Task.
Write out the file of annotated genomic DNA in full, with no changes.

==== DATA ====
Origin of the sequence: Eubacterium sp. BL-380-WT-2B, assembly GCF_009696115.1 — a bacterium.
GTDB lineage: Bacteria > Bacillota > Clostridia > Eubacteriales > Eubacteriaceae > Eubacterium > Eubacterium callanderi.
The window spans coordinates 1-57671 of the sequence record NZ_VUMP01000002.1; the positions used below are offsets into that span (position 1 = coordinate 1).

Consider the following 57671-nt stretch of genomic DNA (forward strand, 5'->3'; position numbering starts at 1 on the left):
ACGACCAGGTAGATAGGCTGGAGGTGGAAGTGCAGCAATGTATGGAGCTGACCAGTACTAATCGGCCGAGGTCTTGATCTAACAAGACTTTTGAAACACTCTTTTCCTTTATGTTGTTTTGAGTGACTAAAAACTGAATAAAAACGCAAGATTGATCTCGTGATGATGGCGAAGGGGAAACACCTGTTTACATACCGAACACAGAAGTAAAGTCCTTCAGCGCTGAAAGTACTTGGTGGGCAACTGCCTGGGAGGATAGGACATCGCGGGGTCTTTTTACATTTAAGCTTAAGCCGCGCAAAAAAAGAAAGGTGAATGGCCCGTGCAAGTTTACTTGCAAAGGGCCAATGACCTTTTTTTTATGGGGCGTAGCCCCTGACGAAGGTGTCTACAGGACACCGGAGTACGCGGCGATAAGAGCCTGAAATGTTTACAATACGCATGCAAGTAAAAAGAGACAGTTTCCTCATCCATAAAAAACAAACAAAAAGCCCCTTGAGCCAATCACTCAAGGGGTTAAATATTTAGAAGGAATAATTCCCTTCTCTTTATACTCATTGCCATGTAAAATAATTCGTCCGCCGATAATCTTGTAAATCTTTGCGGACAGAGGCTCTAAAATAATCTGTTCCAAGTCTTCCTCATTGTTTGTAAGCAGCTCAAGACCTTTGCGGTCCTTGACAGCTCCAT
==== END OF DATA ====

Origin of the sequence: Eubacterium sp. BL-380-WT-2B, assembly GCF_009696115.1 — a bacterium.
GTDB lineage: Bacteria > Bacillota > Clostridia > Eubacteriales > Eubacteriaceae > Eubacterium > Eubacterium callanderi.
The window spans coordinates 1-57671 of the sequence record NZ_VUMP01000002.1; the positions used below are offsets into that span (position 1 = coordinate 1).

Consider the following 57671-nt stretch of genomic DNA (forward strand, 5'->3'; position numbering starts at 1 on the left):
ACGACCAGGTAGATAGGCTGGAGGTGGAAGTGCAGCAATGTATGGAGCTGACCAGTACTAATCGGCCGAGGTCTTGATCTAACAAGACTTTTGAAACACTCTTTTCCTTTATGTTGTTTTGAGTGACTAAAAACTGAATAAAAACGCAAGATTGATCTCGTGATGATGGCGAAGGGGAAACACCTGTTTACATACCGAACACAGAAGTAAAGTCCTTCAGCGCTGAAAGTACTTGGTGGGCAACTGCCTGGGAGGATAGGACATCGCGGGGTCTTTTTACATTTAAGCTTAAGCCGCGCAAAAAAAGAAAGGTGAATGGCCCGTGCAAGTTTACTTGCAAAGGGCCAATGACCTTTTTTTTATGGGGCGTAGCCCCTGACGAAGGTGTCTACAGGACACCGGAGTACGCGGCGATAAGAGCCTGAAATGTTTACAATACGCATGCAAGTAAAAAGAGACAGTTTCCTCATCCATAAAAAACAAACAAAAAGCCCCTTGAGCCAATCACTCAAGGGGTTAAATATTTAGAAGGAATAATTCCCTTCTCTTTATACTCATTGCCATGTAAAATAATTCGTCCGCCGATAATCTTGTAAATCTTTGCGGACAGAGGCTCTAAAATAATCTGTTCCAAGTCTTCCTCATTGTTTGTAAGCAGCTCAAGACCTTTGCGGTCCTTGACAGCTCCAT